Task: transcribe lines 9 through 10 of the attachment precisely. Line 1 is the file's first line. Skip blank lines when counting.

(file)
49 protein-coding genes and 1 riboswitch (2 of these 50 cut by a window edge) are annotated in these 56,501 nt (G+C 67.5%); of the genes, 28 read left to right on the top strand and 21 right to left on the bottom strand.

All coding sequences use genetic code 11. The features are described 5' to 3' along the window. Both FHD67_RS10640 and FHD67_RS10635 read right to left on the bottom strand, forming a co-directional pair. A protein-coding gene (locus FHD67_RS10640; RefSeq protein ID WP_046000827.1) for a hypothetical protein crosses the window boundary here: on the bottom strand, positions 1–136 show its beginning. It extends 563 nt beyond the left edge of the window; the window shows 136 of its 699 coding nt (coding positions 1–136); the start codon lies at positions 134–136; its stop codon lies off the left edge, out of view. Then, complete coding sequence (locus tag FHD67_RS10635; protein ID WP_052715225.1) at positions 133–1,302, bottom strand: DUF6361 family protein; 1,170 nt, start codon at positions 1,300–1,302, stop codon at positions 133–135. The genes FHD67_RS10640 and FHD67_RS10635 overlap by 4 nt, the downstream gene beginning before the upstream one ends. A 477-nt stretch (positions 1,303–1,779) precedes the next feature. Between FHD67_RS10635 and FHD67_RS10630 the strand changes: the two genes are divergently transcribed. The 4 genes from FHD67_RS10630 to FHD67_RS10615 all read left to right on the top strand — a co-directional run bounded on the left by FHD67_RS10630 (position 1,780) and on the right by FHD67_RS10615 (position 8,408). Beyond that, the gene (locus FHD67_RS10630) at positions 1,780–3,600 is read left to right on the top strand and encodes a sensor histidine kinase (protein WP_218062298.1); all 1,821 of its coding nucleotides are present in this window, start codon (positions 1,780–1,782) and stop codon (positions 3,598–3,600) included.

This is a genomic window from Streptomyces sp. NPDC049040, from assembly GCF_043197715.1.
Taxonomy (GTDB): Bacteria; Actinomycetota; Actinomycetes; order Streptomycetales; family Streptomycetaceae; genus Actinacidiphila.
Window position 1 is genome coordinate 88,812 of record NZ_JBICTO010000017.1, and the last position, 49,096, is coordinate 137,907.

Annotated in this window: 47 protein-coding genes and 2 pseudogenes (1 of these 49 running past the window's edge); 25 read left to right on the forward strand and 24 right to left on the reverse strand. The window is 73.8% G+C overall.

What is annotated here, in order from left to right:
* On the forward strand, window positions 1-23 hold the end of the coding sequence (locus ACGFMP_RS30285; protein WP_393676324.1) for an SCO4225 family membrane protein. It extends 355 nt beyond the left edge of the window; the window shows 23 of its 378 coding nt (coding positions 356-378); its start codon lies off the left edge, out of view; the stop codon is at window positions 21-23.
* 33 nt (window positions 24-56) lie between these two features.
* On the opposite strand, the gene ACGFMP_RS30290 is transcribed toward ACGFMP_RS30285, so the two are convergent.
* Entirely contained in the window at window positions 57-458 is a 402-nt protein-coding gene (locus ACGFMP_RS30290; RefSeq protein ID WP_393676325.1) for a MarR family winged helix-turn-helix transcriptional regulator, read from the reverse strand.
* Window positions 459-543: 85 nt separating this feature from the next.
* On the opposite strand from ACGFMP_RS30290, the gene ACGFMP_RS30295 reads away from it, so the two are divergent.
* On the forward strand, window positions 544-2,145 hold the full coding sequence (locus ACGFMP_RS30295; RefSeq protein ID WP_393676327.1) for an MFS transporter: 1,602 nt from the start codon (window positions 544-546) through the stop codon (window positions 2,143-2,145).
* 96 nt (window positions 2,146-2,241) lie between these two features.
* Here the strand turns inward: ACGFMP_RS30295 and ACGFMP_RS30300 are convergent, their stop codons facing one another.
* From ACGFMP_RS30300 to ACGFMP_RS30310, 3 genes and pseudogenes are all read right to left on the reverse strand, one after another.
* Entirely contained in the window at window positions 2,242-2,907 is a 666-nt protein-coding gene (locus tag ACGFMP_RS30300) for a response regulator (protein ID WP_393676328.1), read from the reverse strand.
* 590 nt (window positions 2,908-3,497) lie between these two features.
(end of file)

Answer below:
* 33 nt (window positions 24-56) lie between these two features.
* On the opposite strand, the gene ACGFMP_RS30290 is transcribed toward ACGFMP_RS30285, so the two are convergent.